Smoked out

Today, we finally have cooler temperatures! According to the hourly forecasts, we should be at about 23C/73F right now, but we’re still at only 18C/64F, which is awesome. There are still predictions of rain, all of which have been passing south of us. We desperately need rain. I’ve been reading about how it’s affecting some of our farmers. Those growing things like oats have had their crops gone crispy. Cherry producers (I didn’t even know we had a cherry industry in our province!) have had their cherries bake, right on the trees.

On top of all that is the smoke. I had to make a trip into town this morning, and it’s even worse there. There are fires on the other side of the lake, which is likely why. There are no fires near us but, today, the smoke is heavy enough to affect visibility quite a bit. I was talking to my mother on the phone a little while ago, and the smoke coming into the house was so bad, I had to excuse myself for a couple of coughing fits while talking. I’ve been able to reduce my mystery coughing fits pretty well over the last few years, but with this smoke, I’ve had more in one day than I’ve had in the last 4 years since we’ve moved here. I’ve actually reversed the fan in my window to blow the smoke out, even though I would normally be drawing the cooler air in while we’ve got it.

This adorable monster was eating our bird seed this morning. I saw one of the smaller ones out my window, heading to the bird feeder, just a little while ago. I should probably chase them away, but as long as they’re eating the seeds, they’re not eating my garden, so… I’m letting them be for now.

I’ve got the garden cam set up to try and see what has been eating our peas. The only things that got caught were a skunk and Butterscotch going by. Skunks are omnivores, so it could potentially be a skunk, but the one I saw was just passing through.

When doing the watering last night, I uncovered the beds with radishes, chard, kale and kohlrabi. This morning, I left them uncovered. We’re overcast, so they don’t need the shade, and if we do get rain, I want them to get some!

While talking to my mother about the current drought conditions, I mentioned that there are people whose wells have gone dry. I told her I thought my brother had said our well is 80 feet deep. It’s a number that’s been bothering me, but I couldn’t remember him saying anything different for this well. The old well in the pump shack (which predates my family owning this property), I remember him saying is about 110 feet. My mother, however, corrected me. She didn’t know about the old well, but she did remember that the well by the house is a little over 150 feet deep.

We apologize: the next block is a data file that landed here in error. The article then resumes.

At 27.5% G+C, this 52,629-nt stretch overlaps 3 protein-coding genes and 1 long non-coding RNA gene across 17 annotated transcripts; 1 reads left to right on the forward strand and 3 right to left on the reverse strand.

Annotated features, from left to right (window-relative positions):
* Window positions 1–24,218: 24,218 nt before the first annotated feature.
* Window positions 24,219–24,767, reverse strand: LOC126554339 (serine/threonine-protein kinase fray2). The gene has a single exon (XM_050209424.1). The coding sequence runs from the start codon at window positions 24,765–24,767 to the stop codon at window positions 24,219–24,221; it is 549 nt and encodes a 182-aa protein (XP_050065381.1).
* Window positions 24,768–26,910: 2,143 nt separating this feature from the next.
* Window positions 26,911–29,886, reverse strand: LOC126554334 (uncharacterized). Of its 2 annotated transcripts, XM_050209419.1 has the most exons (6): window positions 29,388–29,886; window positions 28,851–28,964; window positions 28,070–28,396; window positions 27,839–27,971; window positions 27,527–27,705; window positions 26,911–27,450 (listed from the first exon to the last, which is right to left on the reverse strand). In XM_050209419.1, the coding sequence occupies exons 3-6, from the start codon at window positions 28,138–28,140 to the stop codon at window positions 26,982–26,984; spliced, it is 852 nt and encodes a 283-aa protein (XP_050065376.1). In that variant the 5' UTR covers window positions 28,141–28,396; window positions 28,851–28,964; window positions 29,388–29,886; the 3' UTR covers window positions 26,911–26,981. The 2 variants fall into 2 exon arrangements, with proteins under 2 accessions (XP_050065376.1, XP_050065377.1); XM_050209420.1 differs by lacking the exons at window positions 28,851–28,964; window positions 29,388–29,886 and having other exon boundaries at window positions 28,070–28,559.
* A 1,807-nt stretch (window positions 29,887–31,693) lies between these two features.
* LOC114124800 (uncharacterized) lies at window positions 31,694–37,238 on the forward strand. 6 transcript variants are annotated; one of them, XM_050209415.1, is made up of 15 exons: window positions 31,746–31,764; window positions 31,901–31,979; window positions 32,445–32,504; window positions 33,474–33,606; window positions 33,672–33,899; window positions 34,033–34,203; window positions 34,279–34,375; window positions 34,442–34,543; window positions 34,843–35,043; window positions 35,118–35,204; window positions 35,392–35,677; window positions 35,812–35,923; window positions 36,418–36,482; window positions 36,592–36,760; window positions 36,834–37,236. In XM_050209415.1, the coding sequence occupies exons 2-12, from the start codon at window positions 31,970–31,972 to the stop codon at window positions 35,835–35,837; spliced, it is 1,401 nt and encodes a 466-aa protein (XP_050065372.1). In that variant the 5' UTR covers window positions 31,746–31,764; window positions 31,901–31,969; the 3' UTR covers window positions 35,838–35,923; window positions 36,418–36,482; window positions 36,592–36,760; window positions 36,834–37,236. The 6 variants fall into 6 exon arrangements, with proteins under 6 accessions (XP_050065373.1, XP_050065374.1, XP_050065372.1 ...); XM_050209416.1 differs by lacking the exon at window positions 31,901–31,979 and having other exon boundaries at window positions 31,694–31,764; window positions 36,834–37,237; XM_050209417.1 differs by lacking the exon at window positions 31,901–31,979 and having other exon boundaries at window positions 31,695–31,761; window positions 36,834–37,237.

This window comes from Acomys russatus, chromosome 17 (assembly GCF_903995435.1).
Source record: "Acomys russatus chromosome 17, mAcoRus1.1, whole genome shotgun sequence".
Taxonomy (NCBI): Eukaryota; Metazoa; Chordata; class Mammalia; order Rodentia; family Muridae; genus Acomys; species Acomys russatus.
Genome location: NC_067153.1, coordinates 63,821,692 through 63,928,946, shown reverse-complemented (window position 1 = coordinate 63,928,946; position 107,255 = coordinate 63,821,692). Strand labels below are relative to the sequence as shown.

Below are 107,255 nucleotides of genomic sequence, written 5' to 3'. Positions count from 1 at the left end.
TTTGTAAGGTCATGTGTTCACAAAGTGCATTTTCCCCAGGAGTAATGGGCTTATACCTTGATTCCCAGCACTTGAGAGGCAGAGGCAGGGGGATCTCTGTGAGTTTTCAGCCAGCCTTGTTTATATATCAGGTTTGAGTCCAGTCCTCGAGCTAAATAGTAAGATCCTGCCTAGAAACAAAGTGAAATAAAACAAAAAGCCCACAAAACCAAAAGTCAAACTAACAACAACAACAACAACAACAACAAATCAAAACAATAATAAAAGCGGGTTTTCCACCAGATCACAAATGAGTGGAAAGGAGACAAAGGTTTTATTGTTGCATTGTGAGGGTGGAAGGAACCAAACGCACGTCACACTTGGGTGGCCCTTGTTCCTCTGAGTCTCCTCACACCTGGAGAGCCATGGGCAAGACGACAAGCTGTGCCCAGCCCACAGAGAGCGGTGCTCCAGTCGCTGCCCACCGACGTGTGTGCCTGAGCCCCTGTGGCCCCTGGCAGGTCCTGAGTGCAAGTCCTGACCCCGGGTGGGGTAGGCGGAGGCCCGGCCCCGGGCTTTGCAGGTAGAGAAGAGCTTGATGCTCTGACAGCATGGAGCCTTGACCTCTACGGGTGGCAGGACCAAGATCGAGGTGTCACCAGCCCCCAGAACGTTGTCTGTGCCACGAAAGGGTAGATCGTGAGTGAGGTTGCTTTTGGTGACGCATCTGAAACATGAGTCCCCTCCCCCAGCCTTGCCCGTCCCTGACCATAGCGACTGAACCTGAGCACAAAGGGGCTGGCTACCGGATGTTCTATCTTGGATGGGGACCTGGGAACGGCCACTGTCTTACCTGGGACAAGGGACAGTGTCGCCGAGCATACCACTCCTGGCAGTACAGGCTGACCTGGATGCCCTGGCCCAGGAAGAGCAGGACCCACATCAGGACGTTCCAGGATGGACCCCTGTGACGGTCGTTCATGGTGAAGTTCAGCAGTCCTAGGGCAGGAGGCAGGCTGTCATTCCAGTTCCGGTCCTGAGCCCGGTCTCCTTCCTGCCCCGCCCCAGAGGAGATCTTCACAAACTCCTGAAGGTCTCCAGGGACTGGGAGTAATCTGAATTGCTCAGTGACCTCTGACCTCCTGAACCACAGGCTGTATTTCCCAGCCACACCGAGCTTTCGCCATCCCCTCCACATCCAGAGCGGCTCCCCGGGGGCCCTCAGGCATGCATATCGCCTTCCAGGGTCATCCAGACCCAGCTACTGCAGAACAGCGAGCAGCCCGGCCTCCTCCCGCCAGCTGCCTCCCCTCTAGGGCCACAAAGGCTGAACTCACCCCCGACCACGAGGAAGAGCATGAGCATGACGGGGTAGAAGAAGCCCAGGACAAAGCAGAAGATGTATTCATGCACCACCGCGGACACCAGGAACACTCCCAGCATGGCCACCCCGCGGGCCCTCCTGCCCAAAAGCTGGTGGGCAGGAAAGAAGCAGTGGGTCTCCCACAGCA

I suddenly feel much, much better. There is no way my brother would have been wrong about that, since he was heavily involved when all the work was being done, so I don’t know where I got that 80 feet from. Especially since I know we have a deep well pump. “Deep” is a relative statement, depending on the geography and elevation, but I know that in our area, even 80 ft would be considered pretty deep. However, if we’re loosing pressure while using two hoses at the same time (granted, one of those hoses had been running a sprinkler for an hour) at 150 ft in current conditions, at 80 ft, our well would probably be dry right now. Which is a rather alarming thought.

And so we pray for rain, for respite for our farmers and firefighters, and to clear some of that smoke out of the air!

The Re-Farmer

10 thoughts on “Smoked out

    • It’s a bait area. Like planting nasturtiums to keep flea beetles from cabbages. As long as they are under the bird feeder, with easy food, they’re not foraging in the garden beds. Normal activity chases them off, so it’s not “too” safe for them, either.

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  1. Years ago the original well for this house went dry partially due to a very severe drought and partly due to my husband using it in the past to fill an above ground pool. It was only 60 feet deep. The well in the front yard that replaced it is over 300 feet down, but we have water..and thankfully no above ground pool.

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    • I’d say that’s a fair trade off!

      We still need to clear access to the pump on the original well, in the pump shack, to see if we can get any water out of it. I had thought it had gone dry (I was only about 7 when we had the current well dug), but both my brother and my mother insist we should still be able to get water out of it. It doesn’t need to be primed, either.

      Liked by 1 person

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